This week The New York Times posted the article, “Abortion qualms on the morning-after pill may be unfounded.”


Before quoting the NYT piece let me make clear it makes no such claim about hormonal birth control pills, only Plan B, advertised to be taken up to three days after unprotected sex, and Ella, advertised to be taken up to five days after unprotected sex.

In a nutshell:

Based on the belief that a fertilized egg is a person, some religious groups and conservative politicians say disrupting a fertilized egg’s ability to attach to the uterus is abortion….

But an examination by The New York Times has found that the federally approved labels and medical Web sites do not reflect what the science shows. Studies have not established that emergency contraceptive pills prevent fertilized eggs from implanting in the womb, leading scientists say. Rather, the pills delay ovulation, the release of eggs from ovaries that occurs before eggs are fertilized, and some pills also thicken cervical mucus so sperm have trouble swimming.

It turns out that the politically charged debate over morning-after pills and abortion, a divisive issue in this election year, is probably rooted in outdated or incorrect scientific guesses about how the pills work. Because they block creation of fertilized eggs, they would not meet abortion opponents’ definition of abortion-inducing drugs.

A few pro-life medical and science experts whom I respect have expressed this same opinion to me in the past. Others believe the opposite from their research.

Most agree we can never know exactly how each ingestion of the morning-after pill works. How it stops pregnancy depends on when in a woman’s cycle she takes the pill in conjunction with when she had sex. But most agree one way it may work is by causing 5-9 day old embryo to flush out of the uterus, because the uterus has been made impermeable to embedding. Bottom line, quoting the NYT:

“I would be relieved if it doesn’t have this effect,” said Richard Doerflinger, associate director of the Secretariat of Pro-Life Activities for the United States Conference of Catholic Bishops. “So far what I see is an unresolved debate and some studies on both sides,” he said, adding that because of difficulties in ethically testing the drugs on women, “it’s not only unresolved, but it may be unresolvable.”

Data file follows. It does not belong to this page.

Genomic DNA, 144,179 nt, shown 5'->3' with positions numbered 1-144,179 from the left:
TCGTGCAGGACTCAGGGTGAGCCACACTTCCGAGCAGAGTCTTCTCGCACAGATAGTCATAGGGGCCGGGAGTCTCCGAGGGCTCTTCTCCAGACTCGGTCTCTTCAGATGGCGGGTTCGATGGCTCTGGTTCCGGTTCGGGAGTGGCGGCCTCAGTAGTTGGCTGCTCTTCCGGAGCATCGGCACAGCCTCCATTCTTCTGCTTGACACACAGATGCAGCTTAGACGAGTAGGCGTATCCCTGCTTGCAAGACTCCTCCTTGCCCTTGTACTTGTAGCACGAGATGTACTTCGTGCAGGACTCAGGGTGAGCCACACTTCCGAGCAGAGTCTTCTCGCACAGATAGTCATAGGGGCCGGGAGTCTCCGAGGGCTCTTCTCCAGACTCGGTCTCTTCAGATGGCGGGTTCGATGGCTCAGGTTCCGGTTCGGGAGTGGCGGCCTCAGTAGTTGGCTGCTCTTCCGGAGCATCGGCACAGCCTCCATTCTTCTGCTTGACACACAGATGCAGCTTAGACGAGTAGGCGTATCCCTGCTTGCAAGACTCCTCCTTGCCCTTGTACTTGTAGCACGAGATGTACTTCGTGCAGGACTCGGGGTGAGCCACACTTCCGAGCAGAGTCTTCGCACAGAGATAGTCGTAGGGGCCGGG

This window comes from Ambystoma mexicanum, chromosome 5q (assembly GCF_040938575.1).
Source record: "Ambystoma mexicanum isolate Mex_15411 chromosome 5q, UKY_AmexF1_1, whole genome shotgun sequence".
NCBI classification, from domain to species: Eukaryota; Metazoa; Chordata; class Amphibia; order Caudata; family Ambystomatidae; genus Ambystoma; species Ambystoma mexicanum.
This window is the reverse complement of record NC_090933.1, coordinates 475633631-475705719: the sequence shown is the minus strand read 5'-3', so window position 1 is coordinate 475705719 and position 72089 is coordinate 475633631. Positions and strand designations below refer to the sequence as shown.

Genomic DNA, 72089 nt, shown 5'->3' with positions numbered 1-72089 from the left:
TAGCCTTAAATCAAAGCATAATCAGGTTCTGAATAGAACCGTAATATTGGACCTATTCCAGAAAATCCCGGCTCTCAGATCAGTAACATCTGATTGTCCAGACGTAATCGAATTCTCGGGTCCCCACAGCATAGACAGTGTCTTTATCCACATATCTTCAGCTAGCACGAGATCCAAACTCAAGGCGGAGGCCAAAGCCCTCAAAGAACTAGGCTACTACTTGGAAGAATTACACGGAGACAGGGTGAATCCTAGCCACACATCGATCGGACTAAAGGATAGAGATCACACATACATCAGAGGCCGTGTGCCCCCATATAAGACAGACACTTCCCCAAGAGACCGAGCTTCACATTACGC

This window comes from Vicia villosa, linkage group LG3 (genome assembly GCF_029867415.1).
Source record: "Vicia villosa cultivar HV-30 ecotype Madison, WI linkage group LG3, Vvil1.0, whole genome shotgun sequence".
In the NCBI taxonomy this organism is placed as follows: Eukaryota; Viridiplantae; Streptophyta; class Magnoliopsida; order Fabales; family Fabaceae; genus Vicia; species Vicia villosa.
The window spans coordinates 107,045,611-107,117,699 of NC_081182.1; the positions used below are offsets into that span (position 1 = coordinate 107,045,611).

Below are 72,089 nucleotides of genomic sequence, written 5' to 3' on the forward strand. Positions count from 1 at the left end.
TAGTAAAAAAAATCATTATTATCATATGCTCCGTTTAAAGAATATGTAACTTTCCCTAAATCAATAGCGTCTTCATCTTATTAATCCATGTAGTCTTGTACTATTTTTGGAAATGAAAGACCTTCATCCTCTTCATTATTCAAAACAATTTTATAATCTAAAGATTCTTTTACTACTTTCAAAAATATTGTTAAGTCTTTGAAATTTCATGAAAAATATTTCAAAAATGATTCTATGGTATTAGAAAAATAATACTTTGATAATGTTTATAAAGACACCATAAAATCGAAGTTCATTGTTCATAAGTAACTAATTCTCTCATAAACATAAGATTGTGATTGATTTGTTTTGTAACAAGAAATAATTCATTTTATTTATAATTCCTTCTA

Nevertheless, pro-abortion groups have lit up with this news. They’re going wild on Twitter. We have entered into a new debate. Rest assured the other side will forever hearken back to this NYT piece as the definitive statement that morning-after pills don’t cause abortions.

MAP, not BC

And they will toss in birth control pills, too, although as I wrote at the beginning of this article, the NYT was clear to say they are not part of this conversation:

Experts say implantation was likely placed on the label partly because daily birth control pills, some of which contain Plan B’s active ingredient, appear to alter the endometrium, the lining of the uterus into which fertilized eggs implant. Altering the endometrium has not been proven to interfere with implantation. But in any case, scientists say that unlike the accumulating doses of daily birth control pills, the one-shot dose in morning-after pills does not have time to affect the uterine lining.

NYT acknowledges huge morning-after pill failure rate

As an aside, there was another huge piece of information hidden in the NYT piece:

The pregnancy prevention rates are probably lower than scientists and pill makers originally thought, he said – in some studies as low as 52 percent for Plan B and 62 percent for Ella.

Wow. Plan B doesn’t work half the time, and Ella doesn’t work one-third of the time.

Pro-life bottom line

A few quick thoughts…

  • For the NYT to say “studies have not established” MAPs can cause abortions is pretty weak, and it is coming from the NYT. We must always err on the side of life, continuing to accept the current scientific body of understanding about MAPs until it is definitely proven otherwise, if that can ever happen.
  • Hormonal birth control pills and the megadose morning-after pill Plan B remain dangerous to women and to the environment.  Only this week several UK news outlets reported on the “new water pollution scare” – artificial estrogen in the water system that is feminizing male fish and causing “collapses in the fish populations.” The Guardian called birth control ingredients “toxic.” Where are the feminists seeking to protect women from the harmful effects of these steroids.
  • As Kathleen Gilbert of noted in in email, it is interesting that the same people who have called pro-lifers crazy for saying morning-after pills cause abortions – just by reading package labeling – are now gleeful by the prospect this labeling may be removed. Why? Furthermore, the labeling remains intact on birth control pill packaging.
  • From a pro-life perspective, almost all of the reasons mothers give for elective abortions are the same reasons they give to contracept. The contraception mentality is the root of the abortion mentality. Contraception literally means, “anti-conception.” Nowhere in the Bible are children considered any other than gifts and blessings from God. Many Christians have abandoned this understanding of children, buying into pop culture myths about overpopulation and self-fulfillment that can’t be had without delaying or foregoing children.

Reprinted with permission from